The World Wrecks Tour visits New Zealand’s POOR KNIGHTS’ wrecks

By Monty Halls, images Dan Burton

Diving the Cumberland

Diving the Cumberland

It was a slightly odd sensation to taxi slowly towards the terminal in Auckland Airport and watch the rain lash against the perspex window of the aircraft. Rain has become something of an alien concept to us, and we all looked slightly incongruous in our Hawaiian shirt wearing, skinny legged splendour. We huddled together like juvenile penguins and shuffled through the departure lounge to the waiting bus.

The Poor Knights Islands are arguably the best cold water diving location on earth. These two large craggy islands sit 14 miles off the coast of North Island in New Zealand, and are a 400 hectare oasis of life. Declared taboo in Maori law since 1820, they were also declared a nature reserve in the early 1980s, making them amongst the most protected pieces of land in New Zealand. The result is a bewildering number of fish on the steep reefs around the islands, with most of the 120 species of this region strongly represented in dense shoals.

The wrecks team spent a whirlwind two days diving the islands and experienced the full gamut of the caverns, caves and reefs that make up the Poor Knights experience. Guided by the incomparable Dive Tutukaka team, we drifted through emerald arches flanked by great shimmering masses of blue maomao and trevally, lay on white sand as massive stingrays passed overhead, and attempted to take in the packed walls and glum looking scorpionfish the size of rugby balls.

Wonderful though the Poor Knights were, we were here for the wrecks, and before departing down the coast to explore the Rainbow Warrior, Dive Tutukaka had a few tricks for us up their sleeve in this department. Jeroen, one of the co-owners of the operation, is a man of vision and drive. Aware that he had the potential to establish one of the greatest cold water dive destinations on the planet, he made the decision in 1999 to purchase and sink a 60 metre hydrographic vessel from the New Zealand Navy in the waters just off Tutukaka. This was such a triumph that he decided in 2000 to do it again, this time buying a 113 metre long frigate called the HMNZS Waikato and sending her to the bottom on 25 November of that year.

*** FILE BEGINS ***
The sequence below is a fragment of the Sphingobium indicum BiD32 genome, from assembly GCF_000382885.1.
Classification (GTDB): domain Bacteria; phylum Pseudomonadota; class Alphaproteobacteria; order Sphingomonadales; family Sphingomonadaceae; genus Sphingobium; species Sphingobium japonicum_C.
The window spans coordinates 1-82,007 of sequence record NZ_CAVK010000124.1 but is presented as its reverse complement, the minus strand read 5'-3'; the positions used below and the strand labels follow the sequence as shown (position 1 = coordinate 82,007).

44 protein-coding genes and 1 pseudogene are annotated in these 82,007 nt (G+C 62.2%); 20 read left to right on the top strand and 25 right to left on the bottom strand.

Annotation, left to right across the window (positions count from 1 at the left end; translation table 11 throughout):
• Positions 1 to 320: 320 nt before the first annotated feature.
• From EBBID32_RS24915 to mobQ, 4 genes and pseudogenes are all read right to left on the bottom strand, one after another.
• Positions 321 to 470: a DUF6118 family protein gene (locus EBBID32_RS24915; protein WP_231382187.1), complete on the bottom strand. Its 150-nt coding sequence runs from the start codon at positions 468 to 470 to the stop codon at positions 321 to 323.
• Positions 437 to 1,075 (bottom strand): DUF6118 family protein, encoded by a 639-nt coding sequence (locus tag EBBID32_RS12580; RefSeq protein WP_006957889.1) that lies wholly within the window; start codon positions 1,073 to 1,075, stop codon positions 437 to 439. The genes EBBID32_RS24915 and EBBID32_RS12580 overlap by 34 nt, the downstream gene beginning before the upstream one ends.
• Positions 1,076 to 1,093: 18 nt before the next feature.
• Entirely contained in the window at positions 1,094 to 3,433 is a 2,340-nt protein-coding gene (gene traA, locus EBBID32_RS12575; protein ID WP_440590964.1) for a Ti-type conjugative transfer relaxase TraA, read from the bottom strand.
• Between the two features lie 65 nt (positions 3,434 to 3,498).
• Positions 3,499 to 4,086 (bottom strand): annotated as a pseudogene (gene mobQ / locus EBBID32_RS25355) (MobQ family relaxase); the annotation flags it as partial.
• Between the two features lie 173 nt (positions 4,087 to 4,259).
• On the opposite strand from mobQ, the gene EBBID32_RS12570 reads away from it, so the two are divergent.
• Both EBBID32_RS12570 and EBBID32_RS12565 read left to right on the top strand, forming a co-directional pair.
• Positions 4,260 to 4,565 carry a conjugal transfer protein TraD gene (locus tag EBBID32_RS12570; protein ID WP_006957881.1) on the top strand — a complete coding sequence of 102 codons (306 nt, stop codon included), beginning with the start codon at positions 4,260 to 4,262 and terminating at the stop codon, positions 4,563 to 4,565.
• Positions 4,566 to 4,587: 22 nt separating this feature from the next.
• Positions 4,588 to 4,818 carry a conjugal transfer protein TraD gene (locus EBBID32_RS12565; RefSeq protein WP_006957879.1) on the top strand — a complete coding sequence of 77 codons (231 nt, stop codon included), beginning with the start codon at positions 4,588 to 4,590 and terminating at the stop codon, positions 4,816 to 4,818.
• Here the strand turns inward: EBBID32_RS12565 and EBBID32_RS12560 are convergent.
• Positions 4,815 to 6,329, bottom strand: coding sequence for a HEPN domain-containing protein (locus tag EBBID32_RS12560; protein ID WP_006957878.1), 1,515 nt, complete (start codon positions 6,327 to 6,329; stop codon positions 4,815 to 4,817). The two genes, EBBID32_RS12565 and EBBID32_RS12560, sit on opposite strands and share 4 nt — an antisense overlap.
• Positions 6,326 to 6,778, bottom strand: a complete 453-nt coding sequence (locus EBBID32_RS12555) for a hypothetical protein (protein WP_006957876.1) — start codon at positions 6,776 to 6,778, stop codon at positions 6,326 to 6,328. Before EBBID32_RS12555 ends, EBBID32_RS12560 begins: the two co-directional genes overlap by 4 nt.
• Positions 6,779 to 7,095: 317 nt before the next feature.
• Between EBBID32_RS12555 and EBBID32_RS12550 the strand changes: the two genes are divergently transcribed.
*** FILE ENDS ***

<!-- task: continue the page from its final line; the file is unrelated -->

The real treat for the team proved to lie in the wide passages of the Waikato. We were surprised during the briefing to be told by the guides that we could penetrate through the entire length of the hull (minus a short section of the bow that has broken off) and emerge at the far end. This is a penetration of some 85 metres, and I imagined that some complex lining off and light systems would be required. With hearts thumping, we slipped beneath the surface, anticipating a gnarly passage through silty twists and turns with the blood roaring in our ears and pulses hammering.